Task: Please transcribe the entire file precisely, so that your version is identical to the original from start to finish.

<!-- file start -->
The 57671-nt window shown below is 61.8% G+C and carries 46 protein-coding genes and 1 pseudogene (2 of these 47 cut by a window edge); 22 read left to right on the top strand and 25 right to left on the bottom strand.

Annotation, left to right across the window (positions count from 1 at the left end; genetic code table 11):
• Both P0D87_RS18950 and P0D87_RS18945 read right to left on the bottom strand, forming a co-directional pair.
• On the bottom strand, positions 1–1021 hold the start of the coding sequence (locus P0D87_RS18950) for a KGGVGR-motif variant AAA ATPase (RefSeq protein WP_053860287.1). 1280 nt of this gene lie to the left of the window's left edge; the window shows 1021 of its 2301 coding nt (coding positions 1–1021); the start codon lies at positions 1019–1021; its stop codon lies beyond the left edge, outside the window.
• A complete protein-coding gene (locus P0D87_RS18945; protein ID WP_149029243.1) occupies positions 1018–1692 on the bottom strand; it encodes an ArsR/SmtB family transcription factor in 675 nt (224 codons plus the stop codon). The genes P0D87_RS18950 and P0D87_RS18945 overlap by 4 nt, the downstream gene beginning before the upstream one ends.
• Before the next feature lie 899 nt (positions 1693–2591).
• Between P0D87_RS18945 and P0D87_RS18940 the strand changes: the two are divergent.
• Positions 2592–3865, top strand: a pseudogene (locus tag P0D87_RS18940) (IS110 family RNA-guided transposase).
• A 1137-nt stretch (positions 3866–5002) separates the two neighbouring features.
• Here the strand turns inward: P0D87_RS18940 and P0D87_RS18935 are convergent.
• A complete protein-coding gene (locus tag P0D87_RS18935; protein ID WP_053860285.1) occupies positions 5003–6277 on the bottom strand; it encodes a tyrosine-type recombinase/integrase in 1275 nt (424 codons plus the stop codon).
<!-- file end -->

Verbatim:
The 57671-nt window shown below is 61.8% G+C and carries 46 protein-coding genes and 1 pseudogene (2 of these 47 cut by a window edge); 22 read left to right on the top strand and 25 right to left on the bottom strand.

Annotation, left to right across the window (positions count from 1 at the left end; genetic code table 11):
• Both P0D87_RS18950 and P0D87_RS18945 read right to left on the bottom strand, forming a co-directional pair.
• On the bottom strand, positions 1–1021 hold the start of the coding sequence (locus P0D87_RS18950) for a KGGVGR-motif variant AAA ATPase (RefSeq protein WP_053860287.1). 1280 nt of this gene lie to the left of the window's left edge; the window shows 1021 of its 2301 coding nt (coding positions 1–1021); the start codon lies at positions 1019–1021; its stop codon lies beyond the left edge, outside the window.
• A complete protein-coding gene (locus P0D87_RS18945; protein ID WP_149029243.1) occupies positions 1018–1692 on the bottom strand; it encodes an ArsR/SmtB family transcription factor in 675 nt (224 codons plus the stop codon). The genes P0D87_RS18950 and P0D87_RS18945 overlap by 4 nt, the downstream gene beginning before the upstream one ends.
• Before the next feature lie 899 nt (positions 1693–2591).
• Between P0D87_RS18945 and P0D87_RS18940 the strand changes: the two are divergent.
• Positions 2592–3865, top strand: a pseudogene (locus tag P0D87_RS18940) (IS110 family RNA-guided transposase).
• A 1137-nt stretch (positions 3866–5002) separates the two neighbouring features.
• Here the strand turns inward: P0D87_RS18940 and P0D87_RS18935 are convergent.
• A complete protein-coding gene (locus tag P0D87_RS18935; protein ID WP_053860285.1) occupies positions 5003–6277 on the bottom strand; it encodes a tyrosine-type recombinase/integrase in 1275 nt (424 codons plus the stop codon).